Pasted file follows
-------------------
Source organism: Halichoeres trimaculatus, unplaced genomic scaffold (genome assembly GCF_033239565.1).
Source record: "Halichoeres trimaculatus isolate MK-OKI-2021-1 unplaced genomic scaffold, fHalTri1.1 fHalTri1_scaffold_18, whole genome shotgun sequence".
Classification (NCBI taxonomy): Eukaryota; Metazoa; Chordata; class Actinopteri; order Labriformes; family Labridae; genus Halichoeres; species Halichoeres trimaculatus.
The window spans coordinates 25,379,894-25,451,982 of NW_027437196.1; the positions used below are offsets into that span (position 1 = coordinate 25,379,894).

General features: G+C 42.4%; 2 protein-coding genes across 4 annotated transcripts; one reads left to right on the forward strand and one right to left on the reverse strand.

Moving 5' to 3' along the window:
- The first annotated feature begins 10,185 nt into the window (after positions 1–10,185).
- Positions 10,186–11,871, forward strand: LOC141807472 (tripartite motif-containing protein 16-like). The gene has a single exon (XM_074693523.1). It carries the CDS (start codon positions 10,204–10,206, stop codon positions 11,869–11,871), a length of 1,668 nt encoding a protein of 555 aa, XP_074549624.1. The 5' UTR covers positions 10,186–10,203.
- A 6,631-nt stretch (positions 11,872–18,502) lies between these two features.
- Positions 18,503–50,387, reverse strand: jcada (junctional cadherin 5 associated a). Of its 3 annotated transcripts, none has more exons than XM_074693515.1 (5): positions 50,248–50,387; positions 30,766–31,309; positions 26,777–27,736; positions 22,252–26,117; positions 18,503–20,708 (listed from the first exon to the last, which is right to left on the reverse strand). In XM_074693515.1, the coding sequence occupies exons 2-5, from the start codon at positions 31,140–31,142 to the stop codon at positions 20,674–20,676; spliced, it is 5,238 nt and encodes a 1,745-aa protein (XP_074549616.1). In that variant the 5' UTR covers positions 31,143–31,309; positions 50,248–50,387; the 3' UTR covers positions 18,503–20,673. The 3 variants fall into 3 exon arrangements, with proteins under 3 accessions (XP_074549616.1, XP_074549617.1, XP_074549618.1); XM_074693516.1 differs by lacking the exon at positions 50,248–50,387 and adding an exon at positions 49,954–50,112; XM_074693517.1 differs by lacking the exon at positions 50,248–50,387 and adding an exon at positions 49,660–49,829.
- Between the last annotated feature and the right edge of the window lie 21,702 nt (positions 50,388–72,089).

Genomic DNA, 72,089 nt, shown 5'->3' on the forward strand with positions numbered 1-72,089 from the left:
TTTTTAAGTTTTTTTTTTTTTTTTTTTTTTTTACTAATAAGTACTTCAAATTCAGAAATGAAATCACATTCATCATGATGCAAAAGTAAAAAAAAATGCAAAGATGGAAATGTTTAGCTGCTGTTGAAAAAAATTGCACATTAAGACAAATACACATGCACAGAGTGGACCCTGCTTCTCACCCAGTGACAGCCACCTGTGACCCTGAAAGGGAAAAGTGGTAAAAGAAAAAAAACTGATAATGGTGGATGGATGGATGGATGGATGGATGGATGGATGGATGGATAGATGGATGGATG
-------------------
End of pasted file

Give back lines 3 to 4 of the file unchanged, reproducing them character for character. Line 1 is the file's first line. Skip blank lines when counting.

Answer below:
Classification (NCBI taxonomy): Eukaryota; Metazoa; Chordata; class Actinopteri; order Labriformes; family Labridae; genus Halichoeres; species Halichoeres trimaculatus.
The window spans coordinates 25,379,894-25,451,982 of NW_027437196.1; the positions used below are offsets into that span (position 1 = coordinate 25,379,894).